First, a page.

Dublin: 16°C Tuesday 26 October 2021
Advertisement

Hillsborough verdicts: Crown Prosecution will now consider bringing criminal charges

Two criminal investigations set to report to Crown Prosecution Service by the end of the year.

Justice: Familes of the 96 hug outside the Hillsborough inquests in Warrington.
Justice: Familes of the 96 hug outside the Hillsborough inquests in Warrington.
Image: PA Wire/Press Association Images

BRITAIN’S CROWN PROSECUTION Service will formally consider whether any criminal charges should be brought after an inquest jury ruled that 96 football fans were unlawfully killed in the Hillsborough Stadium disaster in 1989.

The landmark verdict represents justice for the families of those who died in Britain’s worst sporting tragedy following their 27-year fight to expose the cover-up which attempted to deflect blame away from the authorities’ failings and onto the dead.

“In due course, the CPS will formally consider whether any criminal charges should be brought against any individual or corporate body based upon all the available evidence,” a statement said.

“We would ask that everyone is mindful of the continuing investigations and the potential for future criminal proceedings when reporting or publicly commenting on the inquest’s conclusions.”

Both the Independent Police Complaints Commission and Operation Resolve, the criminal investigation into the tragedy, said that they expect their respective criminal investigations to be concluded by the end of the year.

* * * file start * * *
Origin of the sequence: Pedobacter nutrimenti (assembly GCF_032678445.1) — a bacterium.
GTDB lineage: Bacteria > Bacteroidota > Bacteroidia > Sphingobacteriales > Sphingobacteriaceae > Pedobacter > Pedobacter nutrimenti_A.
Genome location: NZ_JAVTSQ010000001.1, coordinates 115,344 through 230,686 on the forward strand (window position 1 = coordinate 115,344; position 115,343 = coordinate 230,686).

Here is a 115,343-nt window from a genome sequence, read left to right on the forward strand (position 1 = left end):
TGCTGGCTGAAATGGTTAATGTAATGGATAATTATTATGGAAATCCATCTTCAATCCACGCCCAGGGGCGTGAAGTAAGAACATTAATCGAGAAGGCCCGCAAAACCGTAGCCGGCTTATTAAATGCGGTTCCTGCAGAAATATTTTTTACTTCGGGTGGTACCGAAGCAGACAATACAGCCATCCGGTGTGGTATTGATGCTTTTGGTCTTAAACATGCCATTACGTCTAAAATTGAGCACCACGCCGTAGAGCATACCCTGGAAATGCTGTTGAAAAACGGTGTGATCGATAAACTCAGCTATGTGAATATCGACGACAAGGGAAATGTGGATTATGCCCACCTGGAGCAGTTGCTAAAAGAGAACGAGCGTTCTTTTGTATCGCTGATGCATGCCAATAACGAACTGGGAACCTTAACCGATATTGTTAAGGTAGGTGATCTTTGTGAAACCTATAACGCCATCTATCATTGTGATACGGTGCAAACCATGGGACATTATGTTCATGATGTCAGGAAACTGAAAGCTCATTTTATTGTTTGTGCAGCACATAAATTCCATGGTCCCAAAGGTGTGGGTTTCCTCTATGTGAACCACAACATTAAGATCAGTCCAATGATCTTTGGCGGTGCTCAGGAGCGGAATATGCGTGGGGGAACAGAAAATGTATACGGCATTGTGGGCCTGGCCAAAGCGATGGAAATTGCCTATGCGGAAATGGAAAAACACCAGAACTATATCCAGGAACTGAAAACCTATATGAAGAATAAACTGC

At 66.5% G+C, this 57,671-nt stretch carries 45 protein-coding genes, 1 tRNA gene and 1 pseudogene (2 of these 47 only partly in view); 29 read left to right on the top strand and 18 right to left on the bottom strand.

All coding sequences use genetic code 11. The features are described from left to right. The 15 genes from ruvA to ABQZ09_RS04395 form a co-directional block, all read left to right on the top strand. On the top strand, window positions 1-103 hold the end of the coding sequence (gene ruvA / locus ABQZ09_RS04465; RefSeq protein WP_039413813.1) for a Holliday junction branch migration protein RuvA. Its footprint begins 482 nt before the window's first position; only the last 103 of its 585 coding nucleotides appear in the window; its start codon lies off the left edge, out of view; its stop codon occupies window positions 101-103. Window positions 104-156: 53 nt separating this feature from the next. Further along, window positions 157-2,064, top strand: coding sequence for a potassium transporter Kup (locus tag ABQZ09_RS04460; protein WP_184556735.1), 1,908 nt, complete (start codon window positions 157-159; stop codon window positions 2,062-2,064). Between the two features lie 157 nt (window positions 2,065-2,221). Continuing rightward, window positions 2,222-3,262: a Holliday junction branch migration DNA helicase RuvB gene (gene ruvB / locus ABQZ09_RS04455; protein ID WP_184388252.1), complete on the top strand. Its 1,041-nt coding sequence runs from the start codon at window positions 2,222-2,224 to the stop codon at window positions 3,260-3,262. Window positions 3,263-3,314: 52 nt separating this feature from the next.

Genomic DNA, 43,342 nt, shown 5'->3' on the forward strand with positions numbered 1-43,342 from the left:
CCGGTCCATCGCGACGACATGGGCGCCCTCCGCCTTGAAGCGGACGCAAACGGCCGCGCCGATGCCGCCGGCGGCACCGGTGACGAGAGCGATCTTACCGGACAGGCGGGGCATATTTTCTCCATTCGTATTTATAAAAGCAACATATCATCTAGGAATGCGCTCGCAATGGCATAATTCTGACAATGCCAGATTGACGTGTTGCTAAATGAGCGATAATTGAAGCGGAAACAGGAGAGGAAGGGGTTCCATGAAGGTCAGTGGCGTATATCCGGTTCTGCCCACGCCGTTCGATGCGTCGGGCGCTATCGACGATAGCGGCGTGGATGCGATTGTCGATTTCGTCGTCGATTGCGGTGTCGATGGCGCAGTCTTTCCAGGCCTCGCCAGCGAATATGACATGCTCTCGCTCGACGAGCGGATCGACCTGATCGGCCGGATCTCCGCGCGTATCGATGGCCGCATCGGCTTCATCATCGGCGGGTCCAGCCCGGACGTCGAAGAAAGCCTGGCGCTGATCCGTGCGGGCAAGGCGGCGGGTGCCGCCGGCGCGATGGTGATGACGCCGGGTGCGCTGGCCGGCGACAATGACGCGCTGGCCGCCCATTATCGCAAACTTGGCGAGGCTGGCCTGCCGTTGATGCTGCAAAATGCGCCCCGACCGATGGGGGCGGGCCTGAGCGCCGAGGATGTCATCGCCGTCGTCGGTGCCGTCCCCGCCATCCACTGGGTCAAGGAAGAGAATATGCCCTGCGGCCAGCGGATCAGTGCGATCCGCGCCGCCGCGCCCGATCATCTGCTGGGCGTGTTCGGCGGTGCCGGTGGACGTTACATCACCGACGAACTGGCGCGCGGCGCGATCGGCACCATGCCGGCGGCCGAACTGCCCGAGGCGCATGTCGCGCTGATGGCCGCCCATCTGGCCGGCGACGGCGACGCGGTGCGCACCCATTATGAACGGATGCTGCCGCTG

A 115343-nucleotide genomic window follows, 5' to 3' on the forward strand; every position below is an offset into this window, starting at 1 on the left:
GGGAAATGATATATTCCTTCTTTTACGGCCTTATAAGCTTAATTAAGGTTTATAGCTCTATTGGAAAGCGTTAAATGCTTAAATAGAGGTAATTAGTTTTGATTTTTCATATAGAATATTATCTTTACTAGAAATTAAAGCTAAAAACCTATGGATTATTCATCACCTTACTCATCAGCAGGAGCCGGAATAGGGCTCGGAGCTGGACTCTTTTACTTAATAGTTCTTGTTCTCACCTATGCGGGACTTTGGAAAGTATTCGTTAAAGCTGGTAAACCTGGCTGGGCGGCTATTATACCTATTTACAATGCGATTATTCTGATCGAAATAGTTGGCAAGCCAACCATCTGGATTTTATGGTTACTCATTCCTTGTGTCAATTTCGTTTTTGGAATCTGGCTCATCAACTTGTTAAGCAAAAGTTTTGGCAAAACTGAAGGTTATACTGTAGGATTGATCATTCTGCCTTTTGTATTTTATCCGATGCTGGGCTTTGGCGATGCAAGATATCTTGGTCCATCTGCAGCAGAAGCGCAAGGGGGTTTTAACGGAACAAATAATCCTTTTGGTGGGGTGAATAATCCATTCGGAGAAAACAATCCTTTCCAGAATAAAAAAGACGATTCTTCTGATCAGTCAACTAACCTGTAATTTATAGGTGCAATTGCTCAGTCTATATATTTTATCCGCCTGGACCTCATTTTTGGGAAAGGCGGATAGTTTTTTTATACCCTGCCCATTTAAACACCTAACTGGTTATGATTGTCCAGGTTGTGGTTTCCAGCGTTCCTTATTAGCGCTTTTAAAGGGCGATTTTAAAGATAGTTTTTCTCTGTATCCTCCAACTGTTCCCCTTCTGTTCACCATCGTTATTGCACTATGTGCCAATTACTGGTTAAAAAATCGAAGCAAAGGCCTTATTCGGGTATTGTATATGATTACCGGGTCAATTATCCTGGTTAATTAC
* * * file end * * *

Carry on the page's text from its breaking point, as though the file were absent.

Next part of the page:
They will then forward the evidence to the CPS to decide whether it can proceed with criminal charges.

“The conclusion of the inquests is another milestone and a day when my thoughts are with the families and friends of those who died as a result of the disaster,” Rachel Cerfontyne, Deputy Chair of the IPCC said.

“Now the inquests have ended our role in providing documents and other material to support the Coroner is over. However the end of the inquests does not mark the end of the process. Our attention now focuses on concluding our criminal investigation into the aftermath of the disaster.

This is by far the biggest and most complex investigation ever undertaken by the IPCC.

Assistant Commissioner Jon Stoddart, the officer in overall command of Operation Resolve said “today is a day for the families.

They have fought hard for many years for these new inquests and today brings an end to this particular part of their journey.

“My thoughts and those of my team are with the families and friends of the 96 as they take stock of what has happened over the past two years at the court in Warrington and begin to understand the determinations of the jury.”

Jury finds 96 Liverpool fans were unlawfully killed at Hillsborough

A 27-year wait for justice – The Hillsborough timeline

About the author:

Niall Kelly

Read next:

COMMENTS (18)